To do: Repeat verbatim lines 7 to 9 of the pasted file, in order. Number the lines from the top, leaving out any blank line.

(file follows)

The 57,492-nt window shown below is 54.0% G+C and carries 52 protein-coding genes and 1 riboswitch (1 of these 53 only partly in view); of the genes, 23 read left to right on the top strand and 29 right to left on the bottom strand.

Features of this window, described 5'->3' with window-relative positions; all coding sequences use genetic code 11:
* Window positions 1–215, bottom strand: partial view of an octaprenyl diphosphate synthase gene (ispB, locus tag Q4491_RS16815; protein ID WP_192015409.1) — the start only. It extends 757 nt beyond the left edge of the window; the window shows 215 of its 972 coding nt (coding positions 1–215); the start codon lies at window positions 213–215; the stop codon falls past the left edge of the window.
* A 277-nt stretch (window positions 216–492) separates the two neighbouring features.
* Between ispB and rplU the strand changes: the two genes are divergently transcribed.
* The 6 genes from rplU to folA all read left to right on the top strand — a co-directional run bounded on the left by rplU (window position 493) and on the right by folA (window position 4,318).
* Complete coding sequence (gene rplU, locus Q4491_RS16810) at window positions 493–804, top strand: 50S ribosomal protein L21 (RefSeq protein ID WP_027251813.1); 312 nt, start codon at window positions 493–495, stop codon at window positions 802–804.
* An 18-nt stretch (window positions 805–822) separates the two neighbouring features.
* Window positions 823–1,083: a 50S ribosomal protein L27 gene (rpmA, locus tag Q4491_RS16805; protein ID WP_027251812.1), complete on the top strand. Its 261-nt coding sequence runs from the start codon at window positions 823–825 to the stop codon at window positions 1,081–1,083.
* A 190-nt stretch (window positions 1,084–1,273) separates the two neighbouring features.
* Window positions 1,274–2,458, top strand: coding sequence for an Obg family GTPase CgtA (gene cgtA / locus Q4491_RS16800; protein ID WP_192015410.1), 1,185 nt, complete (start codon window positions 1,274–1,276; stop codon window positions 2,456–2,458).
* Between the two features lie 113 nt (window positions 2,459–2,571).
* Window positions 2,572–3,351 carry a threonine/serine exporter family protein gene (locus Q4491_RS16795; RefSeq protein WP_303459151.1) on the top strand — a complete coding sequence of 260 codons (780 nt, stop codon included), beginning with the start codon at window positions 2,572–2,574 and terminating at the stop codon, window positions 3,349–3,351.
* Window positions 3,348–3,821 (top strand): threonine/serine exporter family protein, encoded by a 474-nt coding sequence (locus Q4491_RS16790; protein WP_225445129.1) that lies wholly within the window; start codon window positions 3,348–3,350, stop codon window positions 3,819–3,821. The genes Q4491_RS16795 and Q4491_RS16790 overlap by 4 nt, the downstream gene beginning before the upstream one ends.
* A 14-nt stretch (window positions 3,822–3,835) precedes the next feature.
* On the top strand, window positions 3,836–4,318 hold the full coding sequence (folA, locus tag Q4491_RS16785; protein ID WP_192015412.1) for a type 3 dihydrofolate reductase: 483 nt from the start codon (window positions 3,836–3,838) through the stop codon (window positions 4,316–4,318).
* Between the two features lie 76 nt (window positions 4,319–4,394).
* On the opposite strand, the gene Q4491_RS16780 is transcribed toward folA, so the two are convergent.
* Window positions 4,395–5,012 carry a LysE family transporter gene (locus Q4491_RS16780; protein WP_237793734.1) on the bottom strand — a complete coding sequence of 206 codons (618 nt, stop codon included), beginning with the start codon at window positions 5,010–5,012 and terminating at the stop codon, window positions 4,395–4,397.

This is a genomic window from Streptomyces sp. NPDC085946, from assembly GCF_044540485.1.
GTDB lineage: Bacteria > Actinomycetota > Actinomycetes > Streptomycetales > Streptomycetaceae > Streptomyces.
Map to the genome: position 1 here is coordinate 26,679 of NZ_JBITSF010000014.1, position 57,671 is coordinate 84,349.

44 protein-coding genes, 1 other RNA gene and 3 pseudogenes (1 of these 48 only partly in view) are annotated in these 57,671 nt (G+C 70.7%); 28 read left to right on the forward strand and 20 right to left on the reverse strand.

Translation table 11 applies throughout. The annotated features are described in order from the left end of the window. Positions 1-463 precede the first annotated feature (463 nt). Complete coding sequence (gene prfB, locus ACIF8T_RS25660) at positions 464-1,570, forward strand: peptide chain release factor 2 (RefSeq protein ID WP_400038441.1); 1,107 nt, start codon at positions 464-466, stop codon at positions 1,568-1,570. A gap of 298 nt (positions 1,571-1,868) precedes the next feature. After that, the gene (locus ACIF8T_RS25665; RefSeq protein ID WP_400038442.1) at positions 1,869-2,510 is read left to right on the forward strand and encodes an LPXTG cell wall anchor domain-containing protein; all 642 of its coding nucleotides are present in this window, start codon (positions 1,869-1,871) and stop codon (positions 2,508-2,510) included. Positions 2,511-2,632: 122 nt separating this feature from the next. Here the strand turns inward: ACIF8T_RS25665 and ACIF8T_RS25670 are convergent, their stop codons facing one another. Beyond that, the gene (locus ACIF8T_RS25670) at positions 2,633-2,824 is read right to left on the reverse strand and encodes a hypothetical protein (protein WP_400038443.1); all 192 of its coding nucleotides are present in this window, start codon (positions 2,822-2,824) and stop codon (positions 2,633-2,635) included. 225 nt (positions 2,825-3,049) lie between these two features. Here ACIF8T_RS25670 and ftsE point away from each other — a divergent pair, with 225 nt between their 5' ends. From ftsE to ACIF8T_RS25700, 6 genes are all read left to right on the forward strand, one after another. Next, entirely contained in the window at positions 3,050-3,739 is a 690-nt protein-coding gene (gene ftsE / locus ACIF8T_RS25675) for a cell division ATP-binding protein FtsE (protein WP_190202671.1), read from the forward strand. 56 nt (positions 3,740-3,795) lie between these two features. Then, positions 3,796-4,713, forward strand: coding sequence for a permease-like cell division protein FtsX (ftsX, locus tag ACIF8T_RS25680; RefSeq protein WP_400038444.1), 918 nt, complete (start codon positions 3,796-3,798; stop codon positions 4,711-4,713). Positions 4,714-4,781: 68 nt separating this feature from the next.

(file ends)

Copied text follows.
* Complete coding sequence (gene rplU, locus Q4491_RS16810) at window positions 493–804, top strand: 50S ribosomal protein L21 (RefSeq protein ID WP_027251813.1); 312 nt, start codon at window positions 493–495, stop codon at window positions 802–804.
* An 18-nt stretch (window positions 805–822) separates the two neighbouring features.
* Window positions 823–1,083: a 50S ribosomal protein L27 gene (rpmA, locus tag Q4491_RS16805; protein ID WP_027251812.1), complete on the top strand. Its 261-nt coding sequence runs from the start codon at window positions 823–825 to the stop codon at window positions 1,081–1,083.